I wanted to tell her to watch the film.  But looking back on that, I feel that it was a little stupid of me to say that, because Yi Han-yeol’s mother, I don’t know if you know, but after the death of her son, she’s become an enormous figure in the democracy movement, and an activist, herself.  But as a person who has my own children, I think to tell her to watch on screen her son dying, was something that was kind of stupid of me to say.  
I would like to say also, that I am a person that doesn’t cry, or tear up often, but because the situation was very heavy, and it was just a lot of people involved, I ended up really becoming teary-eyed in the last situations in the process of making this film.
LMD:  This film has an amazing ensemble of some of South Korea’s finest actors.  Did you receive the participation of everyone you asked for?  Did anyone decline due to the controversial subject matter?
JJh:  I will say that it was a difficult process of trying to position outstanding actors in all these various roles, but I will say that I was able to get everyone I wanted.  I think the film and I, as a director, was very fortunate and very lucky to get all those actors that I wanted.  I was really fortunate because there are many characters in this, but despite the number of lines, all the actors wanted to be on board, and I think that really does say something about the power that this story does have and hold.  
Actor Kim Yoon-seok was also saying, because we had another movement in 2016 and 2017, he was coming on board as a citizen that was coming into these protests and movements.  I think that really says something about the entire film, as well, the sort of sentiment that these actors were carrying into the process.  
I would say that it was almost like casting The Avengers in a way. {Laughs} It was in an enormous delight, and I think as a director, this must’ve been the best sort of casting that I’ve ever experienced.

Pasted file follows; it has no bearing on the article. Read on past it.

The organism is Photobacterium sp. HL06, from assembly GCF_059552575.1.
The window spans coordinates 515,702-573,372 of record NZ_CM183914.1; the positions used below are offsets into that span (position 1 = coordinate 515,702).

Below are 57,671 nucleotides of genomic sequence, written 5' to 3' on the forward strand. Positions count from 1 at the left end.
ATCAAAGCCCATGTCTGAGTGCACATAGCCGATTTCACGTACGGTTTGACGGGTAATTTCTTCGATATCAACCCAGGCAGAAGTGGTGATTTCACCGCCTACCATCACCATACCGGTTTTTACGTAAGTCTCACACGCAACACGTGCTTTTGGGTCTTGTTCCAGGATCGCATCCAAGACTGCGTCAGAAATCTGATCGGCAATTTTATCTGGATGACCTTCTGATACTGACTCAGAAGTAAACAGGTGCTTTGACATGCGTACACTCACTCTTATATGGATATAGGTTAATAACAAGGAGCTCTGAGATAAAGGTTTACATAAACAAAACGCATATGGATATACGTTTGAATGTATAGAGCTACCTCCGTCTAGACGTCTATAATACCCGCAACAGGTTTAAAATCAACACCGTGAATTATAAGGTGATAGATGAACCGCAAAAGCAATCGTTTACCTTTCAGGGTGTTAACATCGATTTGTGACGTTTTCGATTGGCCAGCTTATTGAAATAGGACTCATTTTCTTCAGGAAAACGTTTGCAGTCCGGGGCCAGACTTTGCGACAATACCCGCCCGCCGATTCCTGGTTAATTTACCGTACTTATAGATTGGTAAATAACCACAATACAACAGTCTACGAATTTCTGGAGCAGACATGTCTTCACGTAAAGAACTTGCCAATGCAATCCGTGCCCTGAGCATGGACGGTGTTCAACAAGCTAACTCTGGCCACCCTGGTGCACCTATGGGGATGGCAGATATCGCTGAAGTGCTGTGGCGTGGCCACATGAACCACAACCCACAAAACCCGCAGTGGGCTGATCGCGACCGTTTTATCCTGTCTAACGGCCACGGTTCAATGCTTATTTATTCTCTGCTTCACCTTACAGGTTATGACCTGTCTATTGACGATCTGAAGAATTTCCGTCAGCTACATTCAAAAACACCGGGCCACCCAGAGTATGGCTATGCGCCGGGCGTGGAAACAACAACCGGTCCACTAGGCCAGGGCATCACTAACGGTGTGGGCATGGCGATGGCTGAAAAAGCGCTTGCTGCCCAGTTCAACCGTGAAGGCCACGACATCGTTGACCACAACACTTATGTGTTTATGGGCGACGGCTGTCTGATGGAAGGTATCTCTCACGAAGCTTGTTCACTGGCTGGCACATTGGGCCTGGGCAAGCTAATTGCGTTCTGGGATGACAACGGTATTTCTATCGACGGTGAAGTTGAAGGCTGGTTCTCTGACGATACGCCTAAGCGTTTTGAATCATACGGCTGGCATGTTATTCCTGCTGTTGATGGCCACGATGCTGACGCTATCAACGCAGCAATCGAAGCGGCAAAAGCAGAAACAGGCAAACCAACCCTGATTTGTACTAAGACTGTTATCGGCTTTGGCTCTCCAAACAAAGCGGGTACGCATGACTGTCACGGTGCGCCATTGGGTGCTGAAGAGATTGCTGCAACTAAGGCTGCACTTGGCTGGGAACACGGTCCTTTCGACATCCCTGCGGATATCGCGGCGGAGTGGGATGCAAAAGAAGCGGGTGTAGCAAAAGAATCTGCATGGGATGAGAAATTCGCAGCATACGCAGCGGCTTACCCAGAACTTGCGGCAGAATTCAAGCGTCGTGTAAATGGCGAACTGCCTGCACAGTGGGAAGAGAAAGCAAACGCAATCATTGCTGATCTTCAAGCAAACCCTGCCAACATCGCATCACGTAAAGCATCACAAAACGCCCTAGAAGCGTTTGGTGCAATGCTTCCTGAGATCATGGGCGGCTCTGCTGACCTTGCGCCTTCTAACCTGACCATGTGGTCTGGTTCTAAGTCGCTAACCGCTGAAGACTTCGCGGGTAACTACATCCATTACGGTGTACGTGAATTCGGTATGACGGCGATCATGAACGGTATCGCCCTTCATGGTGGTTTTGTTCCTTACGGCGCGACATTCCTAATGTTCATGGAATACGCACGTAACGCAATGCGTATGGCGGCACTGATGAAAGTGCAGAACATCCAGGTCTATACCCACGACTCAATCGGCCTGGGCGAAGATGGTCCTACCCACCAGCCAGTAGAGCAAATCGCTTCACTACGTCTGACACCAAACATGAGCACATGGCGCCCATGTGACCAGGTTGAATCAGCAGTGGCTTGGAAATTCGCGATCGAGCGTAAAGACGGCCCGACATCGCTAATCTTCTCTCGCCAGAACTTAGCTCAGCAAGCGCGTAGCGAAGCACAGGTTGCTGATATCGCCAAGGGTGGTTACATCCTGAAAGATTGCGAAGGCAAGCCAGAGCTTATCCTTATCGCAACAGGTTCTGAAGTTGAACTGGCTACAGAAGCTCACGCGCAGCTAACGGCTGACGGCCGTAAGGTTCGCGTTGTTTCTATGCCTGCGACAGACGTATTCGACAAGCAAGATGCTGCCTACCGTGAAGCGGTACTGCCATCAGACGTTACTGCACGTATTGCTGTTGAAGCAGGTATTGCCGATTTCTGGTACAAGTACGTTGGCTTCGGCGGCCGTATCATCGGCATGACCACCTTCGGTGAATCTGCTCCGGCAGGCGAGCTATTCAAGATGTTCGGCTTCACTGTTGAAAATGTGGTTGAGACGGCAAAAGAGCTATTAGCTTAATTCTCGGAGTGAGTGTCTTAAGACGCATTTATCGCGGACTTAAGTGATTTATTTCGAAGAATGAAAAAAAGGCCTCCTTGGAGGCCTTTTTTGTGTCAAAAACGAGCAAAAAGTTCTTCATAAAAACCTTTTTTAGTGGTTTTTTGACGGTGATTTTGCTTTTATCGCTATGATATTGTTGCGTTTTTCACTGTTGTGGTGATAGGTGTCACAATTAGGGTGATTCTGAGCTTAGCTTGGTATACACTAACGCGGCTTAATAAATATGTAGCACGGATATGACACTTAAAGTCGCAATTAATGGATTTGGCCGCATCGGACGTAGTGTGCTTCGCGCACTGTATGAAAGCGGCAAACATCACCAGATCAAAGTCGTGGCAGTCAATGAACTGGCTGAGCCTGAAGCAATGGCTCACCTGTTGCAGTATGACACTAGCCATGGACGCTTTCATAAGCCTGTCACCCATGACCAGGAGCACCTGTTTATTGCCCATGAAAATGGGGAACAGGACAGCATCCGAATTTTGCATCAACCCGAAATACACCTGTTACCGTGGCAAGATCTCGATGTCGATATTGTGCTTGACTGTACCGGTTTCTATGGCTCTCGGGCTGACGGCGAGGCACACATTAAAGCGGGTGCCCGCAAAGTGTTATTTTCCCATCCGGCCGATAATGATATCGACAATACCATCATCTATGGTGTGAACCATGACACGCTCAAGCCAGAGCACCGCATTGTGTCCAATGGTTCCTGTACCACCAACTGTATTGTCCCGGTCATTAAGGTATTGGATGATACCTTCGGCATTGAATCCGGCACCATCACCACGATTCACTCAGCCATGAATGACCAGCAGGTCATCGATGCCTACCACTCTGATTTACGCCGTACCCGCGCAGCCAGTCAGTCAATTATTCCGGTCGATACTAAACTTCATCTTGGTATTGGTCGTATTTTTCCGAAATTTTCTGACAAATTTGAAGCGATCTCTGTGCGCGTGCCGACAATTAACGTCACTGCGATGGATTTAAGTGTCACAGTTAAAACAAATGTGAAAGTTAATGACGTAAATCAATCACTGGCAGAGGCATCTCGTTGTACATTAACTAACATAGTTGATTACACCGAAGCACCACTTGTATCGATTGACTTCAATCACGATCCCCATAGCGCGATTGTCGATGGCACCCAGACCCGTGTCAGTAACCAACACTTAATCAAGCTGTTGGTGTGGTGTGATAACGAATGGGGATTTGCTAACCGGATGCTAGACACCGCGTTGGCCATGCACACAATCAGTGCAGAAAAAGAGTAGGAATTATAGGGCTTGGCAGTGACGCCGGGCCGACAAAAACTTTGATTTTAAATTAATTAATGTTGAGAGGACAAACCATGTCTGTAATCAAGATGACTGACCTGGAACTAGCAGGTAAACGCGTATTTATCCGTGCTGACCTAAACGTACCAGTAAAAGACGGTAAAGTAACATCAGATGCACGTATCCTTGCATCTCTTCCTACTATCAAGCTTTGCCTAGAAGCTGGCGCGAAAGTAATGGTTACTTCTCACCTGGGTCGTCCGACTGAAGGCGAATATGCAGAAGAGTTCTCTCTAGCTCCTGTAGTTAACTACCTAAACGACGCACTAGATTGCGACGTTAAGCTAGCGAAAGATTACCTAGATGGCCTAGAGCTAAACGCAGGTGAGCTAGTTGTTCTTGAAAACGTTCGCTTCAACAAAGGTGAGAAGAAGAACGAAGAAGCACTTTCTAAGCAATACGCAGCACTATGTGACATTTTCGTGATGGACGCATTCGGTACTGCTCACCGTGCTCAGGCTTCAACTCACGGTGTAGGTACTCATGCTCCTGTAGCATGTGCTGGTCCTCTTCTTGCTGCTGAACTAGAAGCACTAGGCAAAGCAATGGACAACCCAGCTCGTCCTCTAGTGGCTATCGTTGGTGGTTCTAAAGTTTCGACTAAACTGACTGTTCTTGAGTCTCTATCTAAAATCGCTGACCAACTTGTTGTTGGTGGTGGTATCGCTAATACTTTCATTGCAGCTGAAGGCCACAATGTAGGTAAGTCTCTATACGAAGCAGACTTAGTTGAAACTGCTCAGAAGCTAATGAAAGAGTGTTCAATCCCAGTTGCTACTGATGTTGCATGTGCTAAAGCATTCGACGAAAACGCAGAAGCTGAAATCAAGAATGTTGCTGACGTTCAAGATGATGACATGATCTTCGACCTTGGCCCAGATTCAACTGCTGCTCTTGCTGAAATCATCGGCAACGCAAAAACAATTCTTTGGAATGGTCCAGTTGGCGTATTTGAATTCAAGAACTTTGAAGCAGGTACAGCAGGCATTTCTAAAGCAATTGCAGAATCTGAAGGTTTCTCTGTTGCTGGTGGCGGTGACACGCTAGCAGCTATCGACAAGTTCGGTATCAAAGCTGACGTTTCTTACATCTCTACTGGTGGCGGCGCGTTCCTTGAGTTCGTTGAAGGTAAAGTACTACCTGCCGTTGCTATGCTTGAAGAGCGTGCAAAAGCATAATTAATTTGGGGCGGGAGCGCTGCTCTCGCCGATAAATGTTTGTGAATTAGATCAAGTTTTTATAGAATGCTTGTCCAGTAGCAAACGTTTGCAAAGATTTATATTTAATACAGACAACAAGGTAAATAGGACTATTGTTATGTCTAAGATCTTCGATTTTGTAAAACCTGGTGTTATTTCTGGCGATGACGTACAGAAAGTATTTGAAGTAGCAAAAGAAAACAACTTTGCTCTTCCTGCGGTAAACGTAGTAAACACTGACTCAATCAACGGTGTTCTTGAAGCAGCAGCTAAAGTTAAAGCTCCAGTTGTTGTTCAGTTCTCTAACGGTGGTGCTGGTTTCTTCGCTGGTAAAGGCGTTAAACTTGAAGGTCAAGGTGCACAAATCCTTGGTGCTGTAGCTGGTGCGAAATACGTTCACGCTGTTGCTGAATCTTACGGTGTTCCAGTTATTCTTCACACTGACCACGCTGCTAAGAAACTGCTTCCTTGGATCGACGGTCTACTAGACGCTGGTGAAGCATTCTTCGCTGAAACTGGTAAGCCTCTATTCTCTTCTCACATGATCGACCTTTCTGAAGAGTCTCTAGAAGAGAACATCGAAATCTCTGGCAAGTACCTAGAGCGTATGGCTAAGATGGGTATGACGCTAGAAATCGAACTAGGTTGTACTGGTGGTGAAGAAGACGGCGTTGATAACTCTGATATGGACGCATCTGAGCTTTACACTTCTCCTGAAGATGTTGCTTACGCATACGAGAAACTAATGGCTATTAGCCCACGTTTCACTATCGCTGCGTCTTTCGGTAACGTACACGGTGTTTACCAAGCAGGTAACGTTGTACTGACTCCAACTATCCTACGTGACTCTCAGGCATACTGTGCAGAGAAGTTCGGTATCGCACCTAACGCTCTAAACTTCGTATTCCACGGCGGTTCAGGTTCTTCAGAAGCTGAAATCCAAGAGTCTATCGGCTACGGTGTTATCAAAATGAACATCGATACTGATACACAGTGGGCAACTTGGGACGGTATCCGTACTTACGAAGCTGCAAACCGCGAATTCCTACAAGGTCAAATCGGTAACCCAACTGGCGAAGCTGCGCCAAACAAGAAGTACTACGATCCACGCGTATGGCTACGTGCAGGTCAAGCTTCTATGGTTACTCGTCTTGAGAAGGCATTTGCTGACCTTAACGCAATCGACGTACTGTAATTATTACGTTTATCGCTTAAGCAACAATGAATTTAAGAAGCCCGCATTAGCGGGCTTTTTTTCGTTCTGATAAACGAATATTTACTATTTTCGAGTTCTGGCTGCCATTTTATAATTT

LMD:  I try not to be in emotional person, but I don’t think I will ever forgive you for “Eomma” -- that final scene of Park Jong-chul.
JJh:  It’s interesting that you bring up, because the word “Eomma” that he utters in the end, that wasn’t in the subtitles.  So, thank you for catching that, and I caught that, as well, and I asked our team to put that back into the subtitles.
That came after we were sort of improvising that part, which is how that came about.  But, yes, just filming that scene itself in sequence was very difficult.  And of course, we had all the safety measures, and it was acting, but it was a very difficult time for me.  I felt that I’d become a very vicious person, myself.  I would say that I definitely feel that it was a very precious moment, but also a very difficult and emotional experience for myself, as well.
LMD:  And then you cast Yeo Jin-goo, who you made me love in HWAYI: A MONSTER BOY, as Park Jong-chul, so, yes, you are a very vicious person.  
JJh: {Laughs}
LMD:  Talking of casting and HWAYI, I’d interviewed actor Yoo Yeon-seok, and realised that the best thing I’ve seen him in was as the assassin in that movie.  With his clean-cut looks and reputation, Yoo is not an actor that anyone would look at and think, ‘vicious assassin,’ but you cast him so effectively.